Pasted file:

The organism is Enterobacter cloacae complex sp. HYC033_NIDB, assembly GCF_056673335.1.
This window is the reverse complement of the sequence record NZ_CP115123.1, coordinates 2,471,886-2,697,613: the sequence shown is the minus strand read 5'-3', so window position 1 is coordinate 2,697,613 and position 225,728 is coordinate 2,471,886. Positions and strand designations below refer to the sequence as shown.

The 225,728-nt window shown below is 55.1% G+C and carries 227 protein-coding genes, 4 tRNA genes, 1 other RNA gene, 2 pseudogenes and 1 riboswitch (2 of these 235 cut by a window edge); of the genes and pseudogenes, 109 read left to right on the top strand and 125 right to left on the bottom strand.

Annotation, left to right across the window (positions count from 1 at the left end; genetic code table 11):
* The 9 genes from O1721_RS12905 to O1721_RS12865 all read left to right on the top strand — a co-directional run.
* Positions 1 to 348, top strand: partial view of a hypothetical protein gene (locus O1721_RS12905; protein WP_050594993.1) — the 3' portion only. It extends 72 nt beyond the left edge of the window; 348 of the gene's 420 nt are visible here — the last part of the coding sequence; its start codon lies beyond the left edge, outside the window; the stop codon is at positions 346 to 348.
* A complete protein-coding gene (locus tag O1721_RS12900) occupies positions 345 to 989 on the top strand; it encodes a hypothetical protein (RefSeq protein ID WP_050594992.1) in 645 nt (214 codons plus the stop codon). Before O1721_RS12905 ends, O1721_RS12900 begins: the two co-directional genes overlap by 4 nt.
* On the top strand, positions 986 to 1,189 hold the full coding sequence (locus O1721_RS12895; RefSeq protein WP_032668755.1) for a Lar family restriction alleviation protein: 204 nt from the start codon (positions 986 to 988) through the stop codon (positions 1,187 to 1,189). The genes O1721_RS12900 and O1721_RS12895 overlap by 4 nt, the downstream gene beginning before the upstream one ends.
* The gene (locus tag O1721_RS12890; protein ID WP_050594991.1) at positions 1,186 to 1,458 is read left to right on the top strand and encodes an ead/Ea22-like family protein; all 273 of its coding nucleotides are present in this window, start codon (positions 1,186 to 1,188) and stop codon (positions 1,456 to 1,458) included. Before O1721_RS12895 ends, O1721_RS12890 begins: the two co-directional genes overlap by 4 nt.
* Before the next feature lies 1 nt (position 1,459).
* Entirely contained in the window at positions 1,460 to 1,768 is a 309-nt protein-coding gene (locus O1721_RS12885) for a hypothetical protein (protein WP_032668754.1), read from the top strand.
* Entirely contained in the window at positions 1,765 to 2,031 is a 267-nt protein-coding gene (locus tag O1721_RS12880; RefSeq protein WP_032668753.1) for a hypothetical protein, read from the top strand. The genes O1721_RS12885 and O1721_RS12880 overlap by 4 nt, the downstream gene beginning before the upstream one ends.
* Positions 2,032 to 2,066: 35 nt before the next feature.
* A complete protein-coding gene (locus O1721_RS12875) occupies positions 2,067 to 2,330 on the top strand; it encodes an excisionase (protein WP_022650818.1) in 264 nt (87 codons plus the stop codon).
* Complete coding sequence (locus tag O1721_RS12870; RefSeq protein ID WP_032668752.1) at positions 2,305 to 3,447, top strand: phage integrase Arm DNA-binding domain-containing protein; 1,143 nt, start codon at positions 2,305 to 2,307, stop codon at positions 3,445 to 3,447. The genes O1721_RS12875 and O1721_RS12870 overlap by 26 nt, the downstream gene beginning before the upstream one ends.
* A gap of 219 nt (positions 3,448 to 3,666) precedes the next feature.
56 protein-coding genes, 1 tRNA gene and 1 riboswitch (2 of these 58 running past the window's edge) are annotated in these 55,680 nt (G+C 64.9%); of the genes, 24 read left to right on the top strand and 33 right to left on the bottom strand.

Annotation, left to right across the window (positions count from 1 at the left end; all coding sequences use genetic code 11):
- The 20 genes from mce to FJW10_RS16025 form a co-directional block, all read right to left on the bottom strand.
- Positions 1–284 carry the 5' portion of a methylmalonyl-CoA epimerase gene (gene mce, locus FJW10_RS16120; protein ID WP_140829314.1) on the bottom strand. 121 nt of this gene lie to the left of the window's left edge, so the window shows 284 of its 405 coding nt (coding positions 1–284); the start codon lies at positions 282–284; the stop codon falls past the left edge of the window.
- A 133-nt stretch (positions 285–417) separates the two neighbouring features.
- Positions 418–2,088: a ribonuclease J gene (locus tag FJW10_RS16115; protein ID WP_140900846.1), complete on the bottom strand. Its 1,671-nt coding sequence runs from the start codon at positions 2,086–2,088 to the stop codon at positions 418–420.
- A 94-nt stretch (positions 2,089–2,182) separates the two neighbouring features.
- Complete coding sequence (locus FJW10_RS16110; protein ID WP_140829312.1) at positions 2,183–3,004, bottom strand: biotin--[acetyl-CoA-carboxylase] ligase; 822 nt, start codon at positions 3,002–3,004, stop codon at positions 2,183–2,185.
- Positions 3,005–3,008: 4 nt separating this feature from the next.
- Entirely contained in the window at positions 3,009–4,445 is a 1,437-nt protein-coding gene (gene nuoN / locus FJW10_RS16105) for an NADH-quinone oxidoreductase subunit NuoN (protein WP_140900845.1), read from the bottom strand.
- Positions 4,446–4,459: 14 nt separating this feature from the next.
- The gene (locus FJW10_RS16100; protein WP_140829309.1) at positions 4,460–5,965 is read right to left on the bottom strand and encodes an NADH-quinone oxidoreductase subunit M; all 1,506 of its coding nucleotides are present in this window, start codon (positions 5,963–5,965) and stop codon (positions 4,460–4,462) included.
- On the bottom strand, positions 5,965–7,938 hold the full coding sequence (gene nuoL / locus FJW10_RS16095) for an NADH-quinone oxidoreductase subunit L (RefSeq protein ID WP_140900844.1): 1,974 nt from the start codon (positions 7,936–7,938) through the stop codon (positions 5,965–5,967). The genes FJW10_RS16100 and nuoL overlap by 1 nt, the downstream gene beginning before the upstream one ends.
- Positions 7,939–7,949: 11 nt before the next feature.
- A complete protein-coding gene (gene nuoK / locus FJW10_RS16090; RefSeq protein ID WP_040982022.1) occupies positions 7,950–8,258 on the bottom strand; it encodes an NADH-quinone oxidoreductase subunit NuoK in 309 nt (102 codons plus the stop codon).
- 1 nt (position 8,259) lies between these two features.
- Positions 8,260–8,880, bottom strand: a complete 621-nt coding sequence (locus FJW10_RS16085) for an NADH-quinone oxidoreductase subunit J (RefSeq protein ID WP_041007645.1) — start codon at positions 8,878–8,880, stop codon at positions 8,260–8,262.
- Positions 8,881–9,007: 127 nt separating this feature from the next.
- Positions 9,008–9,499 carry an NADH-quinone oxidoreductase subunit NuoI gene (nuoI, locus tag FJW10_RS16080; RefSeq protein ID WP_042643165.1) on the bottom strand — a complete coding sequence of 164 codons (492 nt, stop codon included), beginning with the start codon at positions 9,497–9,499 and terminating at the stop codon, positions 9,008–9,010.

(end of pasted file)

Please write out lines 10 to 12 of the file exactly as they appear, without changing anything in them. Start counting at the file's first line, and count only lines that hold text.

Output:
* Before the next feature lies 1 nt (position 1,459).
* Entirely contained in the window at positions 1,460 to 1,768 is a 309-nt protein-coding gene (locus O1721_RS12885) for a hypothetical protein (protein WP_032668754.1), read from the top strand.
* Entirely contained in the window at positions 1,765 to 2,031 is a 267-nt protein-coding gene (locus tag O1721_RS12880; RefSeq protein WP_032668753.1) for a hypothetical protein, read from the top strand. The genes O1721_RS12885 and O1721_RS12880 overlap by 4 nt, the downstream gene beginning before the upstream one ends.